Portland’s latest snowfall of spring has just now been moved forward at least 10 days. Sounds mildly interesting for regular folks, but if you’re a weather geek, read on.
During the Oregon AMS Meeting last night, a brief discussion about Portland’s latest snowfall revealed some slight disagreement over what the date is. Remember, we’re talking MEASURABLE SNOW, which is 0.1″ or more. A trace is recorded even if it snows but nothing sticks, which could happen anytime in an extremely heavy hailstorm, even in May or October. On the NWS website it says the latest date is March 20th, 1995, which you see in my graphic below. I made this graphic a few days ago. Of course I heard that and said “what about March 25th, 1965”? According to the Western Regional Climate Center site which I use, it shows that as the latest measurable.
So I actually went and looked at the hourly observations…the LOW temperature on the March 20th date was 43 and the high was 55! Obviously it didn’t snow on March 20th, 1995. NWS folks agree so that one is gone and they will correct their records. They also did some checking on March 25th, 1965. The temp was 33 early and 43 in the afternoon. Sure seems like it could have snowed briefly that morning.
But now that date is out as well…why? It was hail on both those dates. In the past, snow and hail were both recorded as the same thing, or at least in the same column. I’ve known that for quite a few years, alerted to it once when I heard another TV person and the Oregonian claim it snowed in the first week of October here in Portland. I looked it up and found the low temperature on that date was something like 51 degrees! It must have been hail. Also, watch out for lots of “traces of snow” in March-April-May in the record books. Many of those in the past may have been hail.
The NWS guys are still checking on the new “latest snow on record” of March 15th, 1946. I think I saw Vancouver had a few tenths of an inch of snow that day too, so maybe it’s real. Either way, just remember, the latest recorded is in mid-March now.
Keep in mind that these records are for PDX (1940-1995) and the Portland Forecast Office (1996-Now). Earlier daily records (a bit sketchier) downtown date back to 1928, and even earlier records than that go back to the late 1800s. It did snow the first few days of April, 1935 downtown, and the latest measurable down there is 1.4″ on April 7th, 1933.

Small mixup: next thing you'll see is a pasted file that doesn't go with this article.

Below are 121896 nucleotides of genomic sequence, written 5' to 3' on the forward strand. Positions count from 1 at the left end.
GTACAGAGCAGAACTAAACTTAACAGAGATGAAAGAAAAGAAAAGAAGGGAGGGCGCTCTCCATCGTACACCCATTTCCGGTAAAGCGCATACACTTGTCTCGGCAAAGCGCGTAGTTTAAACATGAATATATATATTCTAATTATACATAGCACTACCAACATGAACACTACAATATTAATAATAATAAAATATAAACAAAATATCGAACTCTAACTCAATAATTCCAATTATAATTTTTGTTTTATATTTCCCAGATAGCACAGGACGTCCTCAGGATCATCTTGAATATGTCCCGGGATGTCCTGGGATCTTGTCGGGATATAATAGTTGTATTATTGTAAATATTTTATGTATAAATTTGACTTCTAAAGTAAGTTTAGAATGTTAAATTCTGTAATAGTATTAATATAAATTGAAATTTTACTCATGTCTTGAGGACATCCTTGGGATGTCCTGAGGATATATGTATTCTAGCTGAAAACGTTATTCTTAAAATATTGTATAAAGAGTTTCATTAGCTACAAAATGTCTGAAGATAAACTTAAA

Now all this discussion of March and April snow in Portland makes it appear that it’s relatively common, but it isn’t. Looking through the records, I noticed large periods of time where little or no snow fell after late February in the Downtown records.
1875-1890: 15 years with no measurable snow except 0.1″ in one March, 1 month out of 30
1907-1919: 13 years with just 3 months measurable, none more than 1.9″. 3 months out of 26
1921-1935: 15 years with one month of 1.4″, a .2″ and a .1″ two other months. 3 months out of 30.
1968-1988: 21 consecutive years with none
1990-2011 or 2012: 22 or 23 consecutive years with none.
This also shows how much elevation plays a role with marginal snow events. There are many years where at least an inch or two falls up in the hills (even in the city) in March, but it doesn’t stick all the way down to the floor of the valley, or city in this case.
Chief Meteorologist Mark Nelsen
For those of you that complain about the local NWS sometimes here on the blog? Give them a break; they have put a tremendous amount of effort put into local climate information (and their web page) the past 10 years or so. And they’ve been wonderful at correcting errors as well when they show up. Most of them are into weather just as much as many of you visiting this blog.